A Death in the Country

Rural Ontario, 2013/14. I witnessed the slow death of a beautiful piece of rural history. As an historian and adoptee, I loath the destruction of old things, the loss of the past. That’s why I was there … to document its last days.

It was erected around 1860 as the voices of secession and abolition were reaching a fevered pitch south of the border. Those who could escape, fled in fear underground to places just like this in hopes of building a safer future.

Those who settled this area some 20 years prior to that had been escaping something quite different, but with the same results as the American Civil War — death. These immigrants came from Ireland in the initial waves of the Great Famine. There was death and starvation all around them. Those that could escape, boarded ships and risked the trans-Atlantic journey to the unknown. Like most immigrants, they had some tenuous links to the new land, and gathered in the same vicinity – strength in numbers. They cleared the land of bush and rocks, built there houses and barns, fought wild animals and Indians, who were slowly being pushed further northwest against Lake Huron and up into the Bruce Peninsula.

This is southern Ontario farm country. This particular lot is blessed with hundreds of acres of forest. Even today, deer, coyotes and wolves routinely traipse through.The Scottish family who originally bought the lot in the 1850s, had handed it down to each successive generation until finally, in the early 1990s, the owner sold it to the current family. Like so many rural stories, this is one of painful decisions and stark realities. From Steinbeck’s The Grapes of Wrath to today, it has been a story of a low slow erosion of the agricultural world.

I grew up in this area, but closer to the city. I spent my childhood working and playing on my neighbour’s farm – doing my chores, harvesting the wheat and corn, milking the cows, shovelling the pig’s manure, feeding those scary chickens. It was an idyllic childhood experience — I was so lucky. Looking back after so many years and so many jobs and experiences in my life, it formed my work ethic and love of food and nature. It is also — gone. No longer able to make a living from the few livestock he actually owned and was not just tending for the food corporations, his sons and daughter not interested in carrying on the hardscrabble life of a farmer, he sold to the corporation or to developers, and quietly moved into the city to live out his days. Recalling those carefree days brings a tear to my eye, but at least I was lucky enough to know that world. My sons will not.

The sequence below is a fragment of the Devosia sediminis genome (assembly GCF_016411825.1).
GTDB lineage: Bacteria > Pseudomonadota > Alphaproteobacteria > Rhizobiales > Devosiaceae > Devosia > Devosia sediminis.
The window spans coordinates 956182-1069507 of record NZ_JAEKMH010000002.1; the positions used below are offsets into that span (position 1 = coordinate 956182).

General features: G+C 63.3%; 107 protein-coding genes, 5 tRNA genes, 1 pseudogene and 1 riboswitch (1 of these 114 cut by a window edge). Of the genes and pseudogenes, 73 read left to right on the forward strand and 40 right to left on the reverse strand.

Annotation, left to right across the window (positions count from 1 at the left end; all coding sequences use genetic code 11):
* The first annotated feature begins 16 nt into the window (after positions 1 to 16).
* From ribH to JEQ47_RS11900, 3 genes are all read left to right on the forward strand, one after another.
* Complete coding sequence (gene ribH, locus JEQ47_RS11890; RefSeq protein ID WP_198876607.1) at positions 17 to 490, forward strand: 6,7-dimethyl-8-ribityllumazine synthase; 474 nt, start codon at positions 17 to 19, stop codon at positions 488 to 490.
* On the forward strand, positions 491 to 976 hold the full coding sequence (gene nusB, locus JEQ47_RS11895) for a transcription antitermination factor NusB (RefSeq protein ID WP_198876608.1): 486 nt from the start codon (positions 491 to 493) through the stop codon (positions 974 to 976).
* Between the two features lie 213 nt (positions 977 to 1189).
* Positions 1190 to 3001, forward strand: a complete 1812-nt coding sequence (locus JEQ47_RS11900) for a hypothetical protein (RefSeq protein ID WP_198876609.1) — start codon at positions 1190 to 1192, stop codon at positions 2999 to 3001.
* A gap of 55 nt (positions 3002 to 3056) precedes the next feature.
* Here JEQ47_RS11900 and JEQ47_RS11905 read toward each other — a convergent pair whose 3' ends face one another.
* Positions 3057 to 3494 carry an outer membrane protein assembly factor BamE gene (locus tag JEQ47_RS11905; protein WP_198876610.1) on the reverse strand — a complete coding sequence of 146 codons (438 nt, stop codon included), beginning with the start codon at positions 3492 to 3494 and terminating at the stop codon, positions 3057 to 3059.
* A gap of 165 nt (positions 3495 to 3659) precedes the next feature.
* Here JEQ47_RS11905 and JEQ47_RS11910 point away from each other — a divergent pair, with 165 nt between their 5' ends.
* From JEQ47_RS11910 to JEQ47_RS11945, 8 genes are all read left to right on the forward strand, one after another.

About half way between where I spent my days on the farm and where the rural death took place stands the village of Lucan. It was in this ‘Irish’ village twenty years after the house and the barn were built, that the town gathered to murder and burn the ‘Black’ Donnellys out of existence.

As an adoptee whose birth name was Donnelly, this event has special significance. It is the stuff of local legend. Every Hallow’een night, teens from London and area would creep into the graveyard where they were supposedly buried to spend the night — a self-inflicted rite of manhood in an age when boys were left to their own devices to become men.

Just as all evidence of that murderous night have been physically erased, so too will this structure be demolished and razed to the ground … not to bury a village’s guilt from sight … but simply because it is no longer an economically viable structure.

Rural life is a world bound by practicality, not nostalgia. Cash crops and massive feedlots that poison the rivers and streams, and pollute the air for miles and miles around rule the day, and with multinational corporations willing to make these guys millionaires after decades of back-breaking labour, a structure not making any money is just in the way.

For those of us who drive by and swoon at the purity of idyllic rural settings as we live our urban lives faster and faster and faster, this is a tragedy, a sign of a world gone awry. These settings destined for the mists of nostalgia.

But, as the demolition crew rips away one nostalgic barn board at a time, what is slowly revealed is that this is nothing more than a structure. A structure built by human hands with a practical purpose — to produce a useful commodity.

As an artist, I  see that with its beautiful skin ripped off, this is a skeleton – just lumber and concrete.

What couldn’t be repurposed was bulldozed into a neatish pile and set ablaze. Fire is a barn’s most feared enemy. It fought angrily for two days, but the fire tirelessly attacked its muscles, its sturdy legs, until it was no longer able to fight back. With its enemy weakened, the flames licked and spat at every part of its body. Finally, the flames turned to embers, and finally to ash. Now only the concrete foundations were left, a ruin that outlined where the original family had first started constructing it over 150 years ago. Then, within day of being razed to the ground, the bulldozer demolished even that visible reminder … its existence erased forever.

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